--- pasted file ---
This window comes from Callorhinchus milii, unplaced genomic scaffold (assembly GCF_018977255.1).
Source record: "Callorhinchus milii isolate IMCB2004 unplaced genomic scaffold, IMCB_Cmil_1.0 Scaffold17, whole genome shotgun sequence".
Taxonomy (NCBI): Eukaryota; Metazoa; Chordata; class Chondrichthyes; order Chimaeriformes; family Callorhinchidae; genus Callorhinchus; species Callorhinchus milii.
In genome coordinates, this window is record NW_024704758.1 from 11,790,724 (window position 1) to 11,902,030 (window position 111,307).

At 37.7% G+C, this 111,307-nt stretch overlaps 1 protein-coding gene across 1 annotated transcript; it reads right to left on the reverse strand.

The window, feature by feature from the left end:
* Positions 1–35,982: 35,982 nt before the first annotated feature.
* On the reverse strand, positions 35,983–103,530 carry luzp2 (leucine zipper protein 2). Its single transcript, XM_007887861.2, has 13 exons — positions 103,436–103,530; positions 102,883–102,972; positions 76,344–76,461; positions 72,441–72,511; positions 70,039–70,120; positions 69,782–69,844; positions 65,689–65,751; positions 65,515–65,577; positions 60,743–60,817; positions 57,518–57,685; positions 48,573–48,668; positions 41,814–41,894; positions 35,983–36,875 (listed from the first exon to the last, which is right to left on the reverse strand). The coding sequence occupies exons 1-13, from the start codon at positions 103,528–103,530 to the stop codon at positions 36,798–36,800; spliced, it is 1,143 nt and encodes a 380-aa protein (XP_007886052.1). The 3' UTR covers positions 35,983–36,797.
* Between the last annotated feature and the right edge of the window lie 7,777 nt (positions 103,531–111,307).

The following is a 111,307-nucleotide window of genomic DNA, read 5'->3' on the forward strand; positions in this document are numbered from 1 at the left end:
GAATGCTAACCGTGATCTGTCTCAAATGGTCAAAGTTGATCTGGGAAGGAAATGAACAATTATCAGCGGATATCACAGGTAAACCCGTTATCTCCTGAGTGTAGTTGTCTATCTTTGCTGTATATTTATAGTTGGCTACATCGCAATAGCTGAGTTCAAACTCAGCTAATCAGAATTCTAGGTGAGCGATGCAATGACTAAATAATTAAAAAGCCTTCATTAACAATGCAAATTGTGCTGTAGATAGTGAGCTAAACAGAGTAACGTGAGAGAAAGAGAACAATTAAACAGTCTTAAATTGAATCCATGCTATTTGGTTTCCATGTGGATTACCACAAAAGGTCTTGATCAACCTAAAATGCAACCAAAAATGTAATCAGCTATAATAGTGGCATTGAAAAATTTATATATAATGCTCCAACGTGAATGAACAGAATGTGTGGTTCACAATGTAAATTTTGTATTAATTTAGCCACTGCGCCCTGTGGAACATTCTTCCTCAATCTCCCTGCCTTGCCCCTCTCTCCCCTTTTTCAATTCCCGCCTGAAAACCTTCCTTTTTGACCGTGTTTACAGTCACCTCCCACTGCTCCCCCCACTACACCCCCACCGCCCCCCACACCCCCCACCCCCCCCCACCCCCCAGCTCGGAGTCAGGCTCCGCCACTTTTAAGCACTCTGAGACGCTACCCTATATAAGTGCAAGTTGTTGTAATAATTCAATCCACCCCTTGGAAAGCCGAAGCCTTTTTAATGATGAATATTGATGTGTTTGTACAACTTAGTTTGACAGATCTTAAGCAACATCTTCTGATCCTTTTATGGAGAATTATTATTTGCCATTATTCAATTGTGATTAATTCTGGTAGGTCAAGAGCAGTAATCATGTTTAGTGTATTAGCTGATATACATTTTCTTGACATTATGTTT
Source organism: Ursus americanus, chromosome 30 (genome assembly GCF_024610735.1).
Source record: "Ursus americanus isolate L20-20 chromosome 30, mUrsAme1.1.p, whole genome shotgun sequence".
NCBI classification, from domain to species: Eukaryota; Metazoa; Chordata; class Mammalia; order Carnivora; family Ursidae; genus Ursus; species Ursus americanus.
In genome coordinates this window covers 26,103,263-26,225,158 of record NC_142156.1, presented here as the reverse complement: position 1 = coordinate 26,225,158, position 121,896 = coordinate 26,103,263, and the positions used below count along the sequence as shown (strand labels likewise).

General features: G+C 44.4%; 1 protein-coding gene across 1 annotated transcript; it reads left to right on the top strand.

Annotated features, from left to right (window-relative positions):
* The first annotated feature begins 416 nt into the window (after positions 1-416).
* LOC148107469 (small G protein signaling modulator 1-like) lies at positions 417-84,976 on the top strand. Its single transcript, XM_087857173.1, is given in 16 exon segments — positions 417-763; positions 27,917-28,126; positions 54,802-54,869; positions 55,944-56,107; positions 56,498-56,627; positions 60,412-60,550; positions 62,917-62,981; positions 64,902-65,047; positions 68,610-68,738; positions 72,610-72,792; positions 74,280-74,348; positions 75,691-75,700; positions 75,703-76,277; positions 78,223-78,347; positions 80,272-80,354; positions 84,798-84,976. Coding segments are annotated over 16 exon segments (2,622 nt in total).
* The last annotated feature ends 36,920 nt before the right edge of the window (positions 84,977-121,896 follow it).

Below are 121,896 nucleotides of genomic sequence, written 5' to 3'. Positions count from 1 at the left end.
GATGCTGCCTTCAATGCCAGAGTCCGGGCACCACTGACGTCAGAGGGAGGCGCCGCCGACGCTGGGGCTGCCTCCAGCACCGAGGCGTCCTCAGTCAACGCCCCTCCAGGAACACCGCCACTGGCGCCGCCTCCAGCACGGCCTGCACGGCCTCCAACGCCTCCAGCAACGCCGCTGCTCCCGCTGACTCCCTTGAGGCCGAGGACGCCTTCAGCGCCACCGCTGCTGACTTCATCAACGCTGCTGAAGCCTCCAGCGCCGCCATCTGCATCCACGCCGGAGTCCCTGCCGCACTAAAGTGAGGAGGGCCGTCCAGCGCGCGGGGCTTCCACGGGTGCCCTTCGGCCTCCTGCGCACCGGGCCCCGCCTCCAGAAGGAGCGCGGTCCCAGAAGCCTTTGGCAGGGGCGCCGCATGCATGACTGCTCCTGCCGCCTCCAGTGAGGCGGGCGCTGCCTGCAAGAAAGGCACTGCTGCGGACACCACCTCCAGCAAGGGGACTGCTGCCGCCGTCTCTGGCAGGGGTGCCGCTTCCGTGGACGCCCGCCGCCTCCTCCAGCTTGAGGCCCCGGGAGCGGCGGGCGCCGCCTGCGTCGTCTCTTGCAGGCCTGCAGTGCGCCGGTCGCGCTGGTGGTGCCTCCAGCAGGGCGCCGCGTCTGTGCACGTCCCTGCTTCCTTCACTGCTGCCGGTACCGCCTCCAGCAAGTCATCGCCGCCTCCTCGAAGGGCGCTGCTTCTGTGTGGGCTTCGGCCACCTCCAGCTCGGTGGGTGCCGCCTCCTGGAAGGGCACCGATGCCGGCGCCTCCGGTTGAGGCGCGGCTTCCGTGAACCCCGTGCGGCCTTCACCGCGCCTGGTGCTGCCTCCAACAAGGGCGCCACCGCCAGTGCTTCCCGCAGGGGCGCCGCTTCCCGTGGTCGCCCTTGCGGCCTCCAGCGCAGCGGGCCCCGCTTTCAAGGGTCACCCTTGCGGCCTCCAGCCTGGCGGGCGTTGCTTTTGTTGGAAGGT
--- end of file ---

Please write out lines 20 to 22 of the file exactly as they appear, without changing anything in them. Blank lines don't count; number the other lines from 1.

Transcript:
* The last annotated feature ends 36,920 nt before the right edge of the window (positions 84,977-121,896 follow it).

Below are 121,896 nucleotides of genomic sequence, written 5' to 3'. Positions count from 1 at the left end.
GATGCTGCCTTCAATGCCAGAGTCCGGGCACCACTGACGTCAGAGGGAGGCGCCGCCGACGCTGGGGCTGCCTCCAGCACCGAGGCGTCCTCAGTCAACGCCCCTCCAGGAACACCGCCACTGGCGCCGCCTCCAGCACGGCCTGCACGGCCTCCAACGCCTCCAGCAACGCCGCTGCTCCCGCTGACTCCCTTGAGGCCGAGGACGCCTTCAGCGCCACCGCTGCTGACTTCATCAACGCTGCTGAAGCCTCCAGCGCCGCCATCTGCATCCACGCCGGAGTCCCTGCCGCACTAAAGTGAGGAGGGCCGTCCAGCGCGCGGGGCTTCCACGGGTGCCCTTCGGCCTCCTGCGCACCGGGCCCCGCCTCCAGAAGGAGCGCGGTCCCAGAAGCCTTTGGCAGGGGCGCCGCATGCATGACTGCTCCTGCCGCCTCCAGTGAGGCGGGCGCTGCCTGCAAGAAAGGCACTGCTGCGGACACCACCTCCAGCAAGGGGACTGCTGCCGCCGTCTCTGGCAGGGGTGCCGCTTCCGTGGACGCCCGCCGCCTCCTCCAGCTTGAGGCCCCGGGAGCGGCGGGCGCCGCCTGCGTCGTCTCTTGCAGGCCTGCAGTGCGCCGGTCGCGCTGGTGGTGCCTCCAGCAGGGCGCCGCGTCTGTGCACGTCCCTGCTTCCTTCACTGCTGCCGGTACCGCCTCCAGCAAGTCATCGCCGCCTCCTCGAAGGGCGCTGCTTCTGTGTGGGCTTCGGCCACCTCCAGCTCGGTGGGTGCCGCCTCCTGGAAGGGCACCGATGCCGGCGCCTCCGGTTGAGGCGCGGCTTCCGTGAACCCCGTGCGGCCTTCACCGCGCCTGGTGCTGCCTCCAACAAGGGCGCCACCGCCAGTGCTTCCCGCAGGGGCGCCGCTTCCCGTGGTCGCCCTTGCGGCCTCCAGCGCAGCGGGCCCCGCTTTCAAGGGTCACCCTTGCGGCCTCCAGCCTGGCGGGCGTTGCTTTTGTTGGAAGGT